The Prosopis Website

prepared by Dieter Geesing

dieter.geesing@prosopis.net

                         

The genus Prosopis possibly originated in tropical Africa where only Prosopis africana, the least specialized species, persists. At the end of the Mesozoic times when the land connections between the continents were easier, the ancestors of today’s species may have migrated widely from the African centre to both east and west and developed into two sharply differentiated parallel groups: a small group of prickly Afro-Asian species with P. africana whose native range stretches from Senegal in the west to Sudan and Kenya in the east, and with P. farcta, P. cineraria and P. koelziana that are native to North Africa and the Middle East; and a big group of American species. The spiny American group of Prosopis species was probably again divided later and became widely separated into two centres, the Mexican-Texan centre and the Argentine-Paraguayan-Chilean one, with the centre of polymorphism in Argentina (where 27 out of 44 known species of the genus Prosopis are found).

Today, the distribution of species from the genus Prosopis ranges from sea level to altitudes of 3700 meters a.s.l., with a variation in annual rainfall from 100 to 1400 mm, but most species are to be found in most semi-arid and arid regions all over the world.

The genus Prosopis consists of 44 recognised species with some common but highly variable generic features. The plants of this genus include tree and shrubs of varying size, predominantly xerophilous (= adapted for growing or living in dry surroundings). Many species often have with multiple trunks.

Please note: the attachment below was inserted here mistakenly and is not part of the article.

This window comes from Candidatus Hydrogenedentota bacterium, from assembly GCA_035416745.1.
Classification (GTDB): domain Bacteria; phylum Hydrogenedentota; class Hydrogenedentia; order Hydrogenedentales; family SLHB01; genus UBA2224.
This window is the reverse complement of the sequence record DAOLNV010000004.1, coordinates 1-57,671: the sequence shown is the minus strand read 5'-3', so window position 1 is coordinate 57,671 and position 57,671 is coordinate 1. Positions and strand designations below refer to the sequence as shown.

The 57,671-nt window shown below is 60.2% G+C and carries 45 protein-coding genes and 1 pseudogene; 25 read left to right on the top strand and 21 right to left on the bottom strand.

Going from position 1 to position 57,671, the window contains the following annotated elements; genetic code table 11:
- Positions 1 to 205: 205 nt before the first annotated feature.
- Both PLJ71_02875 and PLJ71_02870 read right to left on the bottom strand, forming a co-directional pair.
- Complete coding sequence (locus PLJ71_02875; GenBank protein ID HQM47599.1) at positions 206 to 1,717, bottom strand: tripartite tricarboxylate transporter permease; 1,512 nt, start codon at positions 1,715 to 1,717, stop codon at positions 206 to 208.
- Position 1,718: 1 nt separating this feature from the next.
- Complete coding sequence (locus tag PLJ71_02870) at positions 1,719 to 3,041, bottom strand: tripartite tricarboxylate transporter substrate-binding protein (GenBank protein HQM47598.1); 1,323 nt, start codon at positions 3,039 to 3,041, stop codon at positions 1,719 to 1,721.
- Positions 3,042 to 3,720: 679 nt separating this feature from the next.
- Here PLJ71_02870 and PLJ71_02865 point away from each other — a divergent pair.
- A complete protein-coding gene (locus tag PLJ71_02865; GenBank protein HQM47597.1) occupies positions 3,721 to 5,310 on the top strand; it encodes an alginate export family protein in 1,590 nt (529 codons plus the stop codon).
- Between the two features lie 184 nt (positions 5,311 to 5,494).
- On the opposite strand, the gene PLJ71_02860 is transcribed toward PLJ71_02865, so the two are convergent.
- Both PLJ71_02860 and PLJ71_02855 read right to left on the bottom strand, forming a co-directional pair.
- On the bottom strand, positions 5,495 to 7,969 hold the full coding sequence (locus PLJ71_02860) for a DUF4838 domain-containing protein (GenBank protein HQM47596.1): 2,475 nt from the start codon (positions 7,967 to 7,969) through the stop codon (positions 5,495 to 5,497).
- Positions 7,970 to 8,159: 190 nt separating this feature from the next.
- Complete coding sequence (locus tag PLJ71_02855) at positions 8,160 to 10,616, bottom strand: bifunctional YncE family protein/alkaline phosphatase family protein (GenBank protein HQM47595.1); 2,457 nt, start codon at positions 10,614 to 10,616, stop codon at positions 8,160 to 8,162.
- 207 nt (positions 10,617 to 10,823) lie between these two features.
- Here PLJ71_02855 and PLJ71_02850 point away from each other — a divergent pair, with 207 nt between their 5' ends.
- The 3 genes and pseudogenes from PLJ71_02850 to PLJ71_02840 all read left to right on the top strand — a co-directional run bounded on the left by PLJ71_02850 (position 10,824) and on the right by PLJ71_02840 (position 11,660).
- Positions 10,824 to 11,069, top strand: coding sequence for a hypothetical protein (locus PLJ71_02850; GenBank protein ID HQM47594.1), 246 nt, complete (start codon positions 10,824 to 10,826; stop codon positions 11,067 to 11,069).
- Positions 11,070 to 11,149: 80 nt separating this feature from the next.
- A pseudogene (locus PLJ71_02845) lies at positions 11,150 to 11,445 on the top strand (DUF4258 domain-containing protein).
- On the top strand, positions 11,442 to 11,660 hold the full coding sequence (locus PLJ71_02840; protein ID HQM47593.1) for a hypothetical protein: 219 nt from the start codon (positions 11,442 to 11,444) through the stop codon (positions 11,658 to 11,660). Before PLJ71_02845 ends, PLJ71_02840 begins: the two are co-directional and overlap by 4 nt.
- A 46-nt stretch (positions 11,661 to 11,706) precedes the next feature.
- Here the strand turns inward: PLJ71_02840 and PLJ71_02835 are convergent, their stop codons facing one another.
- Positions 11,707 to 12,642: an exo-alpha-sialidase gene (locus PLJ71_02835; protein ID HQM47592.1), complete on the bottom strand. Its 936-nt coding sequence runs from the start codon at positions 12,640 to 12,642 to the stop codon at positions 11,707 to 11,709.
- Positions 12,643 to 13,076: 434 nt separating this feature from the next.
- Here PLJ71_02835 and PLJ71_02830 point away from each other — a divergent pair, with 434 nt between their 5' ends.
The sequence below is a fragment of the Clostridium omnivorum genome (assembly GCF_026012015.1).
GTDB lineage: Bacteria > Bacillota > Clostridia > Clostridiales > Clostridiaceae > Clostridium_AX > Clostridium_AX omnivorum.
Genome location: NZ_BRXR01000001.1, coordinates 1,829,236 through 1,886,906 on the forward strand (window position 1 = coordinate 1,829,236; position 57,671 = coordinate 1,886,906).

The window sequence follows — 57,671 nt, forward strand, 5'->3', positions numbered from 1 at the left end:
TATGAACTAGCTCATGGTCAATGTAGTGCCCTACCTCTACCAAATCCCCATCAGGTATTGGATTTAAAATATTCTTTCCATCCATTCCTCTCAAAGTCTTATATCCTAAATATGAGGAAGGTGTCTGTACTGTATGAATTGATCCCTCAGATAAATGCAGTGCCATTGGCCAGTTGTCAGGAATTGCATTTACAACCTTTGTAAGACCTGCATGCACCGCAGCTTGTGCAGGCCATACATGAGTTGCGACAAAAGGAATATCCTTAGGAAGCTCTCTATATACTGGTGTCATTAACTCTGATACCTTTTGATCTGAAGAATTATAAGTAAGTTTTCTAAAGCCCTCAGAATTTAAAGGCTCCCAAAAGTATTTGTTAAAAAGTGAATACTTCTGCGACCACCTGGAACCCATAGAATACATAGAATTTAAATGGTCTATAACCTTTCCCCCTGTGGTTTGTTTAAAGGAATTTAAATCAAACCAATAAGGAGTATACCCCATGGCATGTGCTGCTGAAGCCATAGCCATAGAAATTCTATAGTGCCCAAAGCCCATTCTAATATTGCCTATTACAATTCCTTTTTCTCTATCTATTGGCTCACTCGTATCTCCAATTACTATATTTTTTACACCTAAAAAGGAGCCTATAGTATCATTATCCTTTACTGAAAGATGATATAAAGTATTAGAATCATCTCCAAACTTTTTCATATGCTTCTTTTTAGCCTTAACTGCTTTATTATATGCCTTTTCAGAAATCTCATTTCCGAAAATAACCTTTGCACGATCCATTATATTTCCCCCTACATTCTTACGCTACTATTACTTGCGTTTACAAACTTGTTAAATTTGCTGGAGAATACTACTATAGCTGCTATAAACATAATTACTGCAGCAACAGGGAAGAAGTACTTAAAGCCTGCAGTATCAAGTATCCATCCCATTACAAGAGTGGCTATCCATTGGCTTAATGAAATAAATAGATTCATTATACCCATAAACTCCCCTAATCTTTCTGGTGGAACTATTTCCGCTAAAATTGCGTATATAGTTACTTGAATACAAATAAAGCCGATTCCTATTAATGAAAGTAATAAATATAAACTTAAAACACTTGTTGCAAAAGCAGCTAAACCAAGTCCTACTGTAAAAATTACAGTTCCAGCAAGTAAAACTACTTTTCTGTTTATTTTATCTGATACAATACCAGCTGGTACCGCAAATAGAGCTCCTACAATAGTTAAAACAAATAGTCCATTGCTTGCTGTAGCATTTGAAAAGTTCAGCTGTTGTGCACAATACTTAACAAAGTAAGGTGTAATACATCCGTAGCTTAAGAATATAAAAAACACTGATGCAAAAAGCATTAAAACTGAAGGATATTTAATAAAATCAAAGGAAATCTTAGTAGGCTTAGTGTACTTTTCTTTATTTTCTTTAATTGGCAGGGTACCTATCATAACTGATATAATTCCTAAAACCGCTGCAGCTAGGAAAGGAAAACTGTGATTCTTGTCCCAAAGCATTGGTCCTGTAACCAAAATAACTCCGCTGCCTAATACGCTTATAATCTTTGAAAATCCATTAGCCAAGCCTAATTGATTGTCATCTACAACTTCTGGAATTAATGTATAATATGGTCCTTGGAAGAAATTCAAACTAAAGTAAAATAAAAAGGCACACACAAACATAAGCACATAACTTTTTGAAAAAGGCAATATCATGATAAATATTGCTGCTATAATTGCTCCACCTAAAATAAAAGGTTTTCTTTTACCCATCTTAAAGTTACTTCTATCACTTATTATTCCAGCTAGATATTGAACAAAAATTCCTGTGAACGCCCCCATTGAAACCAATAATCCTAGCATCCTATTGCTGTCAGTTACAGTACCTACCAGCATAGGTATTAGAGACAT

Leaves are bipinnate (= having both the leaflets and the stems bearing them arranged opposite each other in pairs) with numerous and usually small folioles. Prosopis is a rather primitive genus within the Mimosoidae, as the simple pollen grains, the mostly free petals, and the decandrous (having ten stamens) condition prove (Acacia species are easily distinguished from Prosopis ssp. by having more than 10 stamens per flower). The small hermaphrodite flowers are  usually in elongated spikes, first greenish and then creamy-yellow. The flowers are pollinated mainly by bees. Fruits are yellow to brownish coracious bean-like pods, straight, linear, falcate or annular with a coracious mesocarp and are produced in huge quantities in good years. The root system of some Prosopis species belongs to the deepest documented; a live root of an American Prosopis tree was discovered in a copper mine over 50 m below the surface. With a good soil water supply, however, 90% of Prosopis roots are in the upper 100 cm of soil. The deep roots presumably enable a Prosopis tree to survive severe droughts. Prosopis ssp. can be long-lived, probably a couple of centuries in favorable sites.                                                                                              

 

 

Pictures: Prosopis pallida pods (left) and Prosopis juliflora flower (right)